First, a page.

Looking back on the season, it’s been a constant struggle since the first day of school. I was away from tennis for long stretches of days, even weeks, and the goal of having a paper published this semester year really pushed everything else inferior to its priority. To rub it in, the defeat at Medicine Cup against a beatable opponent (though he finished 2nd in the most recent Orient Cup) really shattered my last bit of motivation. These lines pretty much sum up the first half of my semester year.
As the lunar New Year drew near, I had made satisfactory progress academically. It was a relief mentally and at the same time it created an opportunity for me to pick-up my racket and try to rescue my plummeting touch for tennis. Coincidentally, it was about the time when I had to play the qualifier for the Intercollegiate Games. To play competitive tennis with less than 50% of the touch was extremely challenging; I did not have my trademark consistency and accuracy, so I had to ensure my mind was directing within my status quo and avoiding difficult shots. My backhand and service game were nowhere to be found. Fortunately my endurance was still up to the task and I was able to grind it out physically by slowing the game down in the most boring yet effective matter. To think back, I felt I was playing to stay in the game, instead of to enjoy the game.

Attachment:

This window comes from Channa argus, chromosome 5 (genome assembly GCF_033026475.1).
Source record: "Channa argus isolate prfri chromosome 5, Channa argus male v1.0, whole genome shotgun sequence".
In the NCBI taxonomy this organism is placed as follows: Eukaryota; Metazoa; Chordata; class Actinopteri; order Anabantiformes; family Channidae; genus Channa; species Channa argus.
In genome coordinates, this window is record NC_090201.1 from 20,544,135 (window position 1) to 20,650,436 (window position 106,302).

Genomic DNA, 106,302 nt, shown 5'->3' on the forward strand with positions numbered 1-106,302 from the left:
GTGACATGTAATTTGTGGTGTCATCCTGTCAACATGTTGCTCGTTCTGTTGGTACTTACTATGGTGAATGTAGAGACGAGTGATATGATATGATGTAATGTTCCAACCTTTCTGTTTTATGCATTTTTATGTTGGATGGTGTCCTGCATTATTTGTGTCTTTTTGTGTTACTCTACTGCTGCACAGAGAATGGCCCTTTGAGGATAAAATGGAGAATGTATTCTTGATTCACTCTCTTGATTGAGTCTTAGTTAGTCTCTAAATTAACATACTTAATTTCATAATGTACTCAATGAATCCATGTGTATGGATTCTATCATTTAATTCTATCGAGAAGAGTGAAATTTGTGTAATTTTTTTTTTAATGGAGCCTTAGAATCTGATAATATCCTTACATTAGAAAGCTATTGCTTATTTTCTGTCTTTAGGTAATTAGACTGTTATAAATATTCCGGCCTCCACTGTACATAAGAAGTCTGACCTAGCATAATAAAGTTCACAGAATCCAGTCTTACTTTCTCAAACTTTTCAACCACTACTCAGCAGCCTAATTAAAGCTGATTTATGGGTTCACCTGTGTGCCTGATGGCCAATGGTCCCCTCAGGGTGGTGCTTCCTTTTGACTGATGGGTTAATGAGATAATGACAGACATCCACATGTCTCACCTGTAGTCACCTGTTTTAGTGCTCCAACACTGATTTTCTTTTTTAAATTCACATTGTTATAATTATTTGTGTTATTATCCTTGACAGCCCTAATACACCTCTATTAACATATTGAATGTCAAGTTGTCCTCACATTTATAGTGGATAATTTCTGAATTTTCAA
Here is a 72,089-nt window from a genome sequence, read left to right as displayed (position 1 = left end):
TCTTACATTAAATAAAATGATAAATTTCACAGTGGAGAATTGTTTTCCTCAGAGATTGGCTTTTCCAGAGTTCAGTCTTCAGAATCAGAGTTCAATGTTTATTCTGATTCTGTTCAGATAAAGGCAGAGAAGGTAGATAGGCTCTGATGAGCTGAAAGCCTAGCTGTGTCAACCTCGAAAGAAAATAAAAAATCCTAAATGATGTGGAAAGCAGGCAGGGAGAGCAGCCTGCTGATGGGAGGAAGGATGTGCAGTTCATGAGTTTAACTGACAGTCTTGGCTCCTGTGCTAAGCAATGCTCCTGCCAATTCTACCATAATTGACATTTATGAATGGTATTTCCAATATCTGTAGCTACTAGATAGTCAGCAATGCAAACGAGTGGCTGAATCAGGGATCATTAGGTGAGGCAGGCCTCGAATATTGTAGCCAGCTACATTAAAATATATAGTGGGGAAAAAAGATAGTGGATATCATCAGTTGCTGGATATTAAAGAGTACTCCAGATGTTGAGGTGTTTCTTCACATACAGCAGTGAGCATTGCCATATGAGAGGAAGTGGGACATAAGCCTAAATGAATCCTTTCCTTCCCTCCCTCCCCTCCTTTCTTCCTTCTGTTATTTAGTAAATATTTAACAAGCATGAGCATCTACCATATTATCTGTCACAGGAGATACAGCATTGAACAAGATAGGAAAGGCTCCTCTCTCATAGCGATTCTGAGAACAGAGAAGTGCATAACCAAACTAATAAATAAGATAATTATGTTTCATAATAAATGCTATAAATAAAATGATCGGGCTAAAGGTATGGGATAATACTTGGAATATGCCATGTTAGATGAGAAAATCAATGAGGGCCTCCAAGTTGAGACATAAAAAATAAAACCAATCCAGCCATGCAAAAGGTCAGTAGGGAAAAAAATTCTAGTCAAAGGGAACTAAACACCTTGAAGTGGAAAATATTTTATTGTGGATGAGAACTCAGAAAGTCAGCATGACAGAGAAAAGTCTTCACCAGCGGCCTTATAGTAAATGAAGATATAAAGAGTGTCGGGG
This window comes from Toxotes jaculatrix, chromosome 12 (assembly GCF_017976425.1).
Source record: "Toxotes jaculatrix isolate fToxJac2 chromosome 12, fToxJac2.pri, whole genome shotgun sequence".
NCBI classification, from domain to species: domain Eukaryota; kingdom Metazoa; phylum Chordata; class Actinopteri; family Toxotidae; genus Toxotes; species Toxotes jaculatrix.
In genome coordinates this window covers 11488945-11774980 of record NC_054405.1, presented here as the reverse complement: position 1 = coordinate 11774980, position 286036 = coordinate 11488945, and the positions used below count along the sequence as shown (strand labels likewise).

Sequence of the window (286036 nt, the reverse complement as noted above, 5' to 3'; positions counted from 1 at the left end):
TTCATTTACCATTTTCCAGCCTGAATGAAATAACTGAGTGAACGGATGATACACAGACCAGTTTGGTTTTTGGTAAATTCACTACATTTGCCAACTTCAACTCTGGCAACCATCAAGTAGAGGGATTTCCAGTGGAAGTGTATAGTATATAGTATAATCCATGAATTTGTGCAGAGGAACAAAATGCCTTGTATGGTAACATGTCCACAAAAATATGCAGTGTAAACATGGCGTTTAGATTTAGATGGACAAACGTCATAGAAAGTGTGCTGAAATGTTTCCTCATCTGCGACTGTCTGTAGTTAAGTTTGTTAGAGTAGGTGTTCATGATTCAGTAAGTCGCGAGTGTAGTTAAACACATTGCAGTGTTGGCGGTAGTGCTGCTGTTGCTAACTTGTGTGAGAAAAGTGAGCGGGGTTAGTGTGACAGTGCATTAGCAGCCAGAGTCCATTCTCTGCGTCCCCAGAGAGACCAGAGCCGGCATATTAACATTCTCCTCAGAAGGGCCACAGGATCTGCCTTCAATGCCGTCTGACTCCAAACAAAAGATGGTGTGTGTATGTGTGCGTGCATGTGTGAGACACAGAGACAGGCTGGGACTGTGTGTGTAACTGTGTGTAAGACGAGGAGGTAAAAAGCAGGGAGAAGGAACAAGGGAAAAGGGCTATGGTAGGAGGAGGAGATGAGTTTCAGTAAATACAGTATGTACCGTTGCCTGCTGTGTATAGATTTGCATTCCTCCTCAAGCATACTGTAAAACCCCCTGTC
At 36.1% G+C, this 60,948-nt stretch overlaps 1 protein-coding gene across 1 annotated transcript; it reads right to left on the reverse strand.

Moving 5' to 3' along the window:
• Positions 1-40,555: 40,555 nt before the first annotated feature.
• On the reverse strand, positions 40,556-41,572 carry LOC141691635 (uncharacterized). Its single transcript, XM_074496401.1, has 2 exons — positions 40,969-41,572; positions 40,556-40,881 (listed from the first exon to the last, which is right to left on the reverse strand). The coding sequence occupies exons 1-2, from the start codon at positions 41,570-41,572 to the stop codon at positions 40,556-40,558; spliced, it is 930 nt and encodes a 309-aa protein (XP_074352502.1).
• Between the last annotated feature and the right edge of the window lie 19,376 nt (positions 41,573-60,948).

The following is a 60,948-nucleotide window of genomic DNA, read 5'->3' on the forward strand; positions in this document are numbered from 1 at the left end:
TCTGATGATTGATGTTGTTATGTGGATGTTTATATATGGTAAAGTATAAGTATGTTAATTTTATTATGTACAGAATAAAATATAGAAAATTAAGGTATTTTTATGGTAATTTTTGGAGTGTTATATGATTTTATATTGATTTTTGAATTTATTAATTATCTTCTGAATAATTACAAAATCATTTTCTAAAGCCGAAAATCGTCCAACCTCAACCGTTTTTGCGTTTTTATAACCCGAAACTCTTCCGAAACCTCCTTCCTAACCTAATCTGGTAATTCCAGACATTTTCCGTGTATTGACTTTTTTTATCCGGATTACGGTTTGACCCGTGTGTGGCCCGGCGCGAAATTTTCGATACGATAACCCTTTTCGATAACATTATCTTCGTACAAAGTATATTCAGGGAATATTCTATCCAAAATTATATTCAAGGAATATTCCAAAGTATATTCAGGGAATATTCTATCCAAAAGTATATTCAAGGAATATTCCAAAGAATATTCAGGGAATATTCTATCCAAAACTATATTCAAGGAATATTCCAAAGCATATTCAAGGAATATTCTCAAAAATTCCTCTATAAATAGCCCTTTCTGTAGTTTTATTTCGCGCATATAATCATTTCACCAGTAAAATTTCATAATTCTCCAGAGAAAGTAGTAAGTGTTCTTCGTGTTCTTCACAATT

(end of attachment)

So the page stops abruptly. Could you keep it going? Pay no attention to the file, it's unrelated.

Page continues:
After the New Year, my lab work was running steadfastly, and hence that allowed me to practice tennis on a general basis for the first time since this semester year. I credited “Lil’ pink” to accept my call of duty at almost all occasions to practice at short but intense and effective spurs. I was able to emphasize on my baseline strokes and runners repeatedly and improve from there. Lil’ Pink was working hard on his defensive side of the game, so I was working on my shot locations during the process. Those individual sessions throughout the semester were extremely helpful, as I was finally finding my rhythm back, despite taking one baby step at a time.